Why Businesses of Any Size Need One
Does your business have a comprehensive, up-to-date employee handbook? Wondering if you’re big enough to actually need one? If you have employees, the answer is yes.
Employee handbooks explain the relationship and responsibilities of the employee and employer and provide clear communication on a variety of employment topics. A well-written employee handbook establishes guides for the workplace and protects the employer from liability.
A few elements of an employee handbook include:
- Information on compensation, benefits, and time-off policies
- Dress code specifications
- Human Resources issues
- Safety procedures
- Discipline and rewards
- Drug and alcohol policies
- Anti-discrimination polices
- Guidelines for electronics usage (both company-owned and personal) and social media rules
- Various other behavioral and procedural expectations
Your employee handbook is an important document. Not only does it help employees understand company policies, promote solid company-employee communication and set a consistent standard of expectations, but it can also have serious legal ramifications.
In many employment lawsuits, your handbook will be a key piece of evidence that can either protect your company or provide ammunition for the employee (or former employee) who is suing you. It is vital that your handbook is thorough, up to date, legally compliant, understandable and readily available to all employees. It is also wise to make employees sign a form stating that they received and reviewed the employee handbook, so that they cannot later claim during a lawsuit that they were unaware of a particular policy. The following areas are examples of common legal mistakes employers make with their employee handbook.
- Changing Laws and Requirements. It is vital that you update your handbook regularly to comply with new and changing laws, both federal and state. In addition, you should provide employees with all handbook updates (or notify them if the handbook is published online). For significant legal changes, you may want to have employees sign another document acknowledging that they are aware of the altered policy. In addition, it is a good idea to have a disclaimer that the handbook may change at any time.
- Employee Rights. Many handbooks make the mistake of outlining employer rights but glossing over the rights of employees. Some employers fear that including employee rights will encourage more employees to file lawsuits, but omitting them leaves you open to significant legal liability.
- Employment Relationship. Your handbook needs to be explicit about the at-will employment relationship – that the employer and the employee have the right to terminate employment at any time, with or without cause. Also, be sure you don’t have other policies that undermine this one, such as probationary periods (which can sound like employment is guaranteed for at least as long as the period) or progressive discipline policies (which may not clarify that an employee may be terminated at any time).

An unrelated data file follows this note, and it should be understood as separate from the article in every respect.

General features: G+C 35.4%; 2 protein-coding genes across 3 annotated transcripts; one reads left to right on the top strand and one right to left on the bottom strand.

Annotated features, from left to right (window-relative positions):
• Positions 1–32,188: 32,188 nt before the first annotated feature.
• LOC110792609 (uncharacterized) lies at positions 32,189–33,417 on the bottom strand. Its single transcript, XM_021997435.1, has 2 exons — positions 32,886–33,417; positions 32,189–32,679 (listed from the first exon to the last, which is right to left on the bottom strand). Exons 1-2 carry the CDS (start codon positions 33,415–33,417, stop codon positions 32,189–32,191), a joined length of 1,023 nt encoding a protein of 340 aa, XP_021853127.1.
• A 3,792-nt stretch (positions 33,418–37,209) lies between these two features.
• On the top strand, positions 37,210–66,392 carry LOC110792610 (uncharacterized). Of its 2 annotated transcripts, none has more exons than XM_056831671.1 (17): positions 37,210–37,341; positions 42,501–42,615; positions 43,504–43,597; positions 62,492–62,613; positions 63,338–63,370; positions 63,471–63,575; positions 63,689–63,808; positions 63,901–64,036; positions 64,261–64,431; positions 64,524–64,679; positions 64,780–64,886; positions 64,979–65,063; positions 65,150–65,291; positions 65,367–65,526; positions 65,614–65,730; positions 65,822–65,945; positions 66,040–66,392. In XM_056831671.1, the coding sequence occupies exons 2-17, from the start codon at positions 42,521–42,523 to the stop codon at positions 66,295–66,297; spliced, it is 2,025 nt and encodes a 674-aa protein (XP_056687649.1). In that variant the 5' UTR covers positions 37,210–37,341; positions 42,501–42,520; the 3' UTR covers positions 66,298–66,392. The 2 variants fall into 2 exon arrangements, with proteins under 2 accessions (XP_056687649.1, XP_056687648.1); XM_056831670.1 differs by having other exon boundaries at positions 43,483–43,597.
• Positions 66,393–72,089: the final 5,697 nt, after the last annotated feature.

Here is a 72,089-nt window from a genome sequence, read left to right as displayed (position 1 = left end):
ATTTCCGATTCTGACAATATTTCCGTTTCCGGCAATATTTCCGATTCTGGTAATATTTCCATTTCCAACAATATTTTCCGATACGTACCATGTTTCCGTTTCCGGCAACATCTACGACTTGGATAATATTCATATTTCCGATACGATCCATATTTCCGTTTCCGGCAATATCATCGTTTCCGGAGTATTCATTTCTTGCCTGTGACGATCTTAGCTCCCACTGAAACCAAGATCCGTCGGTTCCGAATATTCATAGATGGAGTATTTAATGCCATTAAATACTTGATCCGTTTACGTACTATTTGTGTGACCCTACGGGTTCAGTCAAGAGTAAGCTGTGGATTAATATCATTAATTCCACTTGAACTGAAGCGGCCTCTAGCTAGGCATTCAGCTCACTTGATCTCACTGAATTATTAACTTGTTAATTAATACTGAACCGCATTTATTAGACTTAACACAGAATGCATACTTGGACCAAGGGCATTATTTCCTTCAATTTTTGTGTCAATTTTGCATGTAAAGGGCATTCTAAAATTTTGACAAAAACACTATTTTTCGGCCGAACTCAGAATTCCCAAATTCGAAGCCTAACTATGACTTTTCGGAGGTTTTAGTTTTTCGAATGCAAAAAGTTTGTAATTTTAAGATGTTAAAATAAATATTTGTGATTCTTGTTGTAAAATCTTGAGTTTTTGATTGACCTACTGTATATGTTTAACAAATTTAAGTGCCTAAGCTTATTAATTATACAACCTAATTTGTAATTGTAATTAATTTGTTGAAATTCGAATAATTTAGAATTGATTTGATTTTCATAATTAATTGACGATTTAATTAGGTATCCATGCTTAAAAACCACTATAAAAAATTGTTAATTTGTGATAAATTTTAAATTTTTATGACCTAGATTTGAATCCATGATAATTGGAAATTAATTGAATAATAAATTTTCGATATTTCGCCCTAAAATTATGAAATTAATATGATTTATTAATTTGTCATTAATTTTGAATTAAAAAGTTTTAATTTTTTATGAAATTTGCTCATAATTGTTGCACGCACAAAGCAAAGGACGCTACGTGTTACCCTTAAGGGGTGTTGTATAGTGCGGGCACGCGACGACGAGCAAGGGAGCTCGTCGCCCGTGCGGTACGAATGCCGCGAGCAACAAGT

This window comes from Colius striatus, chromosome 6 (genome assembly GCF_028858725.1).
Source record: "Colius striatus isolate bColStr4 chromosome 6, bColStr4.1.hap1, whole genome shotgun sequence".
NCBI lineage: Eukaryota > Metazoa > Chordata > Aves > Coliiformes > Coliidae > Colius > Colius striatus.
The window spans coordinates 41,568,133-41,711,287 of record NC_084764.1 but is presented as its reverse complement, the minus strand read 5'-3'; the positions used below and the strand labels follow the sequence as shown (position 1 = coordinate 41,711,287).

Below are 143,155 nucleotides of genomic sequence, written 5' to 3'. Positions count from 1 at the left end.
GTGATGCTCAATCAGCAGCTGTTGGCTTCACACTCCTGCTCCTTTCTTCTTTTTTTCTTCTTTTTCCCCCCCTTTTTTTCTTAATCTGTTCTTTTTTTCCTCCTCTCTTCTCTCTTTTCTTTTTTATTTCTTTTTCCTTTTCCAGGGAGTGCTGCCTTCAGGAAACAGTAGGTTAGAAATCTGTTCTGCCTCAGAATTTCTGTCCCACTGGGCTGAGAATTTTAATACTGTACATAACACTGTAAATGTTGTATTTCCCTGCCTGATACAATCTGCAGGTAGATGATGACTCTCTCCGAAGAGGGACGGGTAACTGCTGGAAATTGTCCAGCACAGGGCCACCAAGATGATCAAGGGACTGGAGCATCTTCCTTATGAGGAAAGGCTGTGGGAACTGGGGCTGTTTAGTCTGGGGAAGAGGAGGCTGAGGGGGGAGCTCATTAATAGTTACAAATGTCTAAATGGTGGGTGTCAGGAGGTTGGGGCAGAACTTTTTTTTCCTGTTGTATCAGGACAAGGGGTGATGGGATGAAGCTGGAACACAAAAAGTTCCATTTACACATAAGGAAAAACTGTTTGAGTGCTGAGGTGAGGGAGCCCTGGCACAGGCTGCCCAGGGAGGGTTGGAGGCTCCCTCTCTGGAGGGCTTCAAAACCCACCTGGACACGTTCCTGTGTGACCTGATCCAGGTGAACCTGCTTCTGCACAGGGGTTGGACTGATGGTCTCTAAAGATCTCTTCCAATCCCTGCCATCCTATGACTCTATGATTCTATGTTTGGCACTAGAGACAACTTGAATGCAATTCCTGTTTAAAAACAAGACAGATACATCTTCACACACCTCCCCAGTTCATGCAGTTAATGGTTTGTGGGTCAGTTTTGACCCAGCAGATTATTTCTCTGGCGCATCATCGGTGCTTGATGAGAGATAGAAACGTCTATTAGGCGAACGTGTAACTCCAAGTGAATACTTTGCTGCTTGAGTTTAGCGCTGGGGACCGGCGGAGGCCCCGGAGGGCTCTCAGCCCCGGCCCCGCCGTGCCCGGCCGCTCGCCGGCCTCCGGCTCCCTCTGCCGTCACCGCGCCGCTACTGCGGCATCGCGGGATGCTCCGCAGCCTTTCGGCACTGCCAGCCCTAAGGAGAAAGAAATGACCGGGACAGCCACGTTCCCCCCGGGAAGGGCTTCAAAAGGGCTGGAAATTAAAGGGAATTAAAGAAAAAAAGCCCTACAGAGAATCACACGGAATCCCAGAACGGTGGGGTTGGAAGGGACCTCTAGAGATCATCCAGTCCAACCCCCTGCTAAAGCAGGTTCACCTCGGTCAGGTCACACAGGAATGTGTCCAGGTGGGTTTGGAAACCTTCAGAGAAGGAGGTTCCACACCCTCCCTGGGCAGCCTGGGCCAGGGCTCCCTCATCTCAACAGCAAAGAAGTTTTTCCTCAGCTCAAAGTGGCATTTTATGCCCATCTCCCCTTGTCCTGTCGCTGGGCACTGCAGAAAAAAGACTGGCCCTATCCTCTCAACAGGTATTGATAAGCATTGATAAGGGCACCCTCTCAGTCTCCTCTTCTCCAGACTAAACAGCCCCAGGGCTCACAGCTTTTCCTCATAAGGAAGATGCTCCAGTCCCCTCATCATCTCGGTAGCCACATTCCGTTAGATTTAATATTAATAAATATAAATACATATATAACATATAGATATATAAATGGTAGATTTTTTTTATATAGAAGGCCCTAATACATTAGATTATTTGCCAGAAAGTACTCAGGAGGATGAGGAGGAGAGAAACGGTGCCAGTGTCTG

- Exempt or Non-exempt Classification. Wage, hour and overtime complaints are among the most common legal actions taken by employees or former employees. Be sure your handbook is clear in the distinction of exempt and non-exempt, and that all employees are classified properly. Also make sure that your overtime policy complies with state and federal laws. For instance, if you have a policy stating that overtime must be approved, you cannot mandate that unapproved overtime will not be paid – you are legally required to pay it. You can, however, otherwise discipline employees for violating such a policy.
- Computer Usage. Your handbook must make clear that the company owns its computers, email and all data, and that nothing on a computer is private. You should also have clear policies if your employees have other electronic company devices.
- Follow Through. Providing a comprehensive, compliant handbook is only the first step – your company must always follow through with the policies outlined. For instance, if your handbook discusses a specific procedure for conducting performance reviews, it is important that you follow it.
Because employee handbooks are so important, consider having legal counsel review yours initially and periodically afterwards to help keep your company out of legal trouble.
Time to Get It Done
If you don’t have a dedicated HR department, finding time to write an employee handbook and keep it updated can be difficult. Hiring someone to do if for you can be costly and time-consuming. Through General Southwest’s Client Portal, your organization can access a customizable Employee Handbook builder to guide you. We can also provide you with educational resources and dozens of sample handbook policies to assist you as you put together your employee handbook and work to keep it updated.
For information on accessing the Client Portal or for more information on employee handbooks, contact your GSW advisor today at 480.990.1900 or visit our website.
This information was provided by Zywave, Inc.